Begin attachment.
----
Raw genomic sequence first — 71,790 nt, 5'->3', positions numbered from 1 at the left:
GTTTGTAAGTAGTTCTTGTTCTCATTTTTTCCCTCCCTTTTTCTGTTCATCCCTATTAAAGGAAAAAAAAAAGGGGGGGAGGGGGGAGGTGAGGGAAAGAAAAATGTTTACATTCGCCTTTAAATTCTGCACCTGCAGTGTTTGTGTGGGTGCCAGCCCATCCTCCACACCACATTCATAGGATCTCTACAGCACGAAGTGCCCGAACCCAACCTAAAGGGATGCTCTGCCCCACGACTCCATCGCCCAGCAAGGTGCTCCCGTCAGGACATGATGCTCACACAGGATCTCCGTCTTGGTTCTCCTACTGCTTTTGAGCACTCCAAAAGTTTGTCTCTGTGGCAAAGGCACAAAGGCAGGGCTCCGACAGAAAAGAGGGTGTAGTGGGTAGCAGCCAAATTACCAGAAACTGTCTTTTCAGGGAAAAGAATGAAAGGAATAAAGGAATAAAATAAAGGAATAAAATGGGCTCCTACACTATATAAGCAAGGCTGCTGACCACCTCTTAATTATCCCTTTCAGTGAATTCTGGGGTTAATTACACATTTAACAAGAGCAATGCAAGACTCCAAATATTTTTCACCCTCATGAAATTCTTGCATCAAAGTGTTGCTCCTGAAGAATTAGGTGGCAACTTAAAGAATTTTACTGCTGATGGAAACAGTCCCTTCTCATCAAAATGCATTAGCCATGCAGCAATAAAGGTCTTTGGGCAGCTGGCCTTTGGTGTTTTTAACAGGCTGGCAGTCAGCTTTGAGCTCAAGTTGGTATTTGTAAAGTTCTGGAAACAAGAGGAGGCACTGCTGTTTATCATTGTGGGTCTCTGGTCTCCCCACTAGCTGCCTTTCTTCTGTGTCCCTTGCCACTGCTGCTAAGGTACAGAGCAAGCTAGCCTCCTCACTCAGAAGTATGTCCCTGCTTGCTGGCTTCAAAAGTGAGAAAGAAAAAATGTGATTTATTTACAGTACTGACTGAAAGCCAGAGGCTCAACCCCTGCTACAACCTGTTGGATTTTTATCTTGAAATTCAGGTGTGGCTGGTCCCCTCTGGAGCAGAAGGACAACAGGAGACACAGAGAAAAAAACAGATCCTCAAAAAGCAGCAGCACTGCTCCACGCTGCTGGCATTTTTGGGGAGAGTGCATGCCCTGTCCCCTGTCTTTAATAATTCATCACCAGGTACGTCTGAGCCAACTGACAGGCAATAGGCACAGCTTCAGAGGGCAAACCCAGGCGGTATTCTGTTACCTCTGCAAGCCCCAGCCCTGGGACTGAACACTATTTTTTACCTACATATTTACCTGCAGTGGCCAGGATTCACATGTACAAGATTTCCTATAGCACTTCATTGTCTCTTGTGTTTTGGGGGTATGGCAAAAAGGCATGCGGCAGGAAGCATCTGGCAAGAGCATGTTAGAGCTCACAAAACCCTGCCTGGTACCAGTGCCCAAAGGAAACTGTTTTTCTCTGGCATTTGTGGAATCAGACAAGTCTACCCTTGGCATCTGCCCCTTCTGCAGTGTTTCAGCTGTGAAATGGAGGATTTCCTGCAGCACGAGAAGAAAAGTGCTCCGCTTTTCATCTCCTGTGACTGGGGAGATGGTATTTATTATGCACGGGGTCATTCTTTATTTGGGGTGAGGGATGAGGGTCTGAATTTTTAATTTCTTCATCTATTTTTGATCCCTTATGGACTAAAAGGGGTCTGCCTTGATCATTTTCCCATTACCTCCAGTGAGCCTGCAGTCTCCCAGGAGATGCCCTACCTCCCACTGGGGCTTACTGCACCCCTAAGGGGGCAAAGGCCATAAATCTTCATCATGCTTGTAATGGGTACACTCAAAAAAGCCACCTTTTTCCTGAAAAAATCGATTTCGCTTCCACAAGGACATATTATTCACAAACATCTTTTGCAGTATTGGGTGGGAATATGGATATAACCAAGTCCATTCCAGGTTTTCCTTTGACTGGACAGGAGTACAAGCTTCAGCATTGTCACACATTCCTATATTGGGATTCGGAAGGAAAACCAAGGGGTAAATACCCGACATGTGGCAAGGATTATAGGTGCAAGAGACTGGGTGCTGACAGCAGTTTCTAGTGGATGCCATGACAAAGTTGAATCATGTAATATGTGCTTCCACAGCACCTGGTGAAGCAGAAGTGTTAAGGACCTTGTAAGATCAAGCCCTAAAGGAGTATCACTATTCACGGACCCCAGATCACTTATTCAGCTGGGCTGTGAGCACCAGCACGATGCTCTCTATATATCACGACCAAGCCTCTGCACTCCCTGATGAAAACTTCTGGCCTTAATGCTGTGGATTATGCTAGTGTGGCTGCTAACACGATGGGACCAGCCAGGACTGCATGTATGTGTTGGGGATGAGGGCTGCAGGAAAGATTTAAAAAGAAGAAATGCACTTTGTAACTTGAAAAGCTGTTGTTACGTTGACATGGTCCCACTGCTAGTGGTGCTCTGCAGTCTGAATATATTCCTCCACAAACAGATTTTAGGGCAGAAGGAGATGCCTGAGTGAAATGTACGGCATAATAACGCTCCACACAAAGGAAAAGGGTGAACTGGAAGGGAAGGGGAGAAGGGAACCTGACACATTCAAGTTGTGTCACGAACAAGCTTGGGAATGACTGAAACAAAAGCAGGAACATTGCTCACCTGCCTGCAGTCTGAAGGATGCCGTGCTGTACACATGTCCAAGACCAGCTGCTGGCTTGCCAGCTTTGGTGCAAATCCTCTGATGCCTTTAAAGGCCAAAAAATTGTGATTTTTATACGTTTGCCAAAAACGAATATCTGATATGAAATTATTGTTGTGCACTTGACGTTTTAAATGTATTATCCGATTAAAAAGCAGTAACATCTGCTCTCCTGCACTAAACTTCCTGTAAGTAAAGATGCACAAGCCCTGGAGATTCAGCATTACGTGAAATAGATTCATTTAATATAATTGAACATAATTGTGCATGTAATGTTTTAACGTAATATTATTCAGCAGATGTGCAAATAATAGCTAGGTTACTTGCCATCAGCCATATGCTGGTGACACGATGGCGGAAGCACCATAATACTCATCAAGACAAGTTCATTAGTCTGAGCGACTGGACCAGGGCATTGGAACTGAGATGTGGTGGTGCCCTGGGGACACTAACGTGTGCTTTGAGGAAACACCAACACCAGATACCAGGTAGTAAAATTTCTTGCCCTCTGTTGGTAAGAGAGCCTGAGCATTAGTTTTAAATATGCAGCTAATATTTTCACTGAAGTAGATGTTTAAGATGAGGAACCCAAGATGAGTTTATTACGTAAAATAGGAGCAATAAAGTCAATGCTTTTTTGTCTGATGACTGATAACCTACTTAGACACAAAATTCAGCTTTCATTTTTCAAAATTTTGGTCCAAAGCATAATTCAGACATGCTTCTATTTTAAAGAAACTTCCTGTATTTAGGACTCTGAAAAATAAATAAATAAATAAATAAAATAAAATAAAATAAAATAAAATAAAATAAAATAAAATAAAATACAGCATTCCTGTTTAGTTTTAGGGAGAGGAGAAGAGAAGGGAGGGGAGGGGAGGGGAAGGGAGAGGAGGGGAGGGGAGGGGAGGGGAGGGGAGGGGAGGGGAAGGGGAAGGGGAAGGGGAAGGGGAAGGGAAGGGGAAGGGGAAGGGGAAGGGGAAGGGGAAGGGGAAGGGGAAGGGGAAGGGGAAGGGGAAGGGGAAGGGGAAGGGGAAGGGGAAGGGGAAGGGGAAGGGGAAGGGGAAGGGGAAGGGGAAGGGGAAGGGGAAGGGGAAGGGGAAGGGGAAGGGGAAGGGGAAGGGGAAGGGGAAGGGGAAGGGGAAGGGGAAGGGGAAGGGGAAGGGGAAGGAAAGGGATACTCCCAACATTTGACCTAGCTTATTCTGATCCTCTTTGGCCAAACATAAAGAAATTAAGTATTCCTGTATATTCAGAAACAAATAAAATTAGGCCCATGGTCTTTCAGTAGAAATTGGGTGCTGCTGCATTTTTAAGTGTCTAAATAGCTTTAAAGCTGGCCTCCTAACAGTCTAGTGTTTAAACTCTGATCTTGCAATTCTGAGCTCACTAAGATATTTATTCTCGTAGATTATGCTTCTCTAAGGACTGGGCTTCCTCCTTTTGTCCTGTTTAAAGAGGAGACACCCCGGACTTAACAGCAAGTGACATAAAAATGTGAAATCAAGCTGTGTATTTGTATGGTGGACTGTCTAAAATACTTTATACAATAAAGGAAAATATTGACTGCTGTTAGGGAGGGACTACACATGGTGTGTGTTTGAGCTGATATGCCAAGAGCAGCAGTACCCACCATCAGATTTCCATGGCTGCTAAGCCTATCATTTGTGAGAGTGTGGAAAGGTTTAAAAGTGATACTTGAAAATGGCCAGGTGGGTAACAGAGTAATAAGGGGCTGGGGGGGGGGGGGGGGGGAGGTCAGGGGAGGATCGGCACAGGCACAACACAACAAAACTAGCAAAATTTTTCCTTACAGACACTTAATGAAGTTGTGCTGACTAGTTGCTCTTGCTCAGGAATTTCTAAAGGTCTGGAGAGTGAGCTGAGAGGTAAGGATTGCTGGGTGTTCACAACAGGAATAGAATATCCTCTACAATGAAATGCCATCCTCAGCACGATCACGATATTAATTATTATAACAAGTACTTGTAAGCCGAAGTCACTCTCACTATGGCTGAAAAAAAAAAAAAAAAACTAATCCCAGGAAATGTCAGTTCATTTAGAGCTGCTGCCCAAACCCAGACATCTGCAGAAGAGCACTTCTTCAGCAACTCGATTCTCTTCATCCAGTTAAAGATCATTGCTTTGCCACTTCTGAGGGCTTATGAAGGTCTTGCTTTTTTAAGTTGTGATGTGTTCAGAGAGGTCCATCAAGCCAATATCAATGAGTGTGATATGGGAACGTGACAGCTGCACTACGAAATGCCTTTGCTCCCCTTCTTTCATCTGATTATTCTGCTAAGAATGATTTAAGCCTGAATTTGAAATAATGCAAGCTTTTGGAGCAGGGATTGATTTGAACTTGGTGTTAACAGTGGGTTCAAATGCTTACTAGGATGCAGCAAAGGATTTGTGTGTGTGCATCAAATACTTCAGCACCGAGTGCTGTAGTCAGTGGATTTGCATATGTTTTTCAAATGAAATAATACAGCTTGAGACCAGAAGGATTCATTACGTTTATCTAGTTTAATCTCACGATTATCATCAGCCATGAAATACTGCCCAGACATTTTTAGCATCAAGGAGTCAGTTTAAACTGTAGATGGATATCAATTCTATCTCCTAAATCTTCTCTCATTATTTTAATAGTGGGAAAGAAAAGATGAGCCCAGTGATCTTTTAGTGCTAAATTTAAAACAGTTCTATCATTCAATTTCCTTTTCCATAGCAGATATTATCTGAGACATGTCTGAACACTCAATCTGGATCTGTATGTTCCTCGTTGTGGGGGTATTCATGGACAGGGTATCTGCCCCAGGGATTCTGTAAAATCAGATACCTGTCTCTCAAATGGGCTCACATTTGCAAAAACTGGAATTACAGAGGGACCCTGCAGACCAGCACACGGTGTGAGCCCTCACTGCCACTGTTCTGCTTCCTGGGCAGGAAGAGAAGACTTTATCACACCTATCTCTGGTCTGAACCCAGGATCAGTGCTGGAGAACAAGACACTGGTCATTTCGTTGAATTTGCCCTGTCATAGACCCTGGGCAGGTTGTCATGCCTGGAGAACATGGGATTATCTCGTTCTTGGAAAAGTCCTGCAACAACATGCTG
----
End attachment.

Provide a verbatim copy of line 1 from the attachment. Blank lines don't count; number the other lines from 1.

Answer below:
Raw genomic sequence first — 71,790 nt, 5'->3', positions numbered from 1 at the left: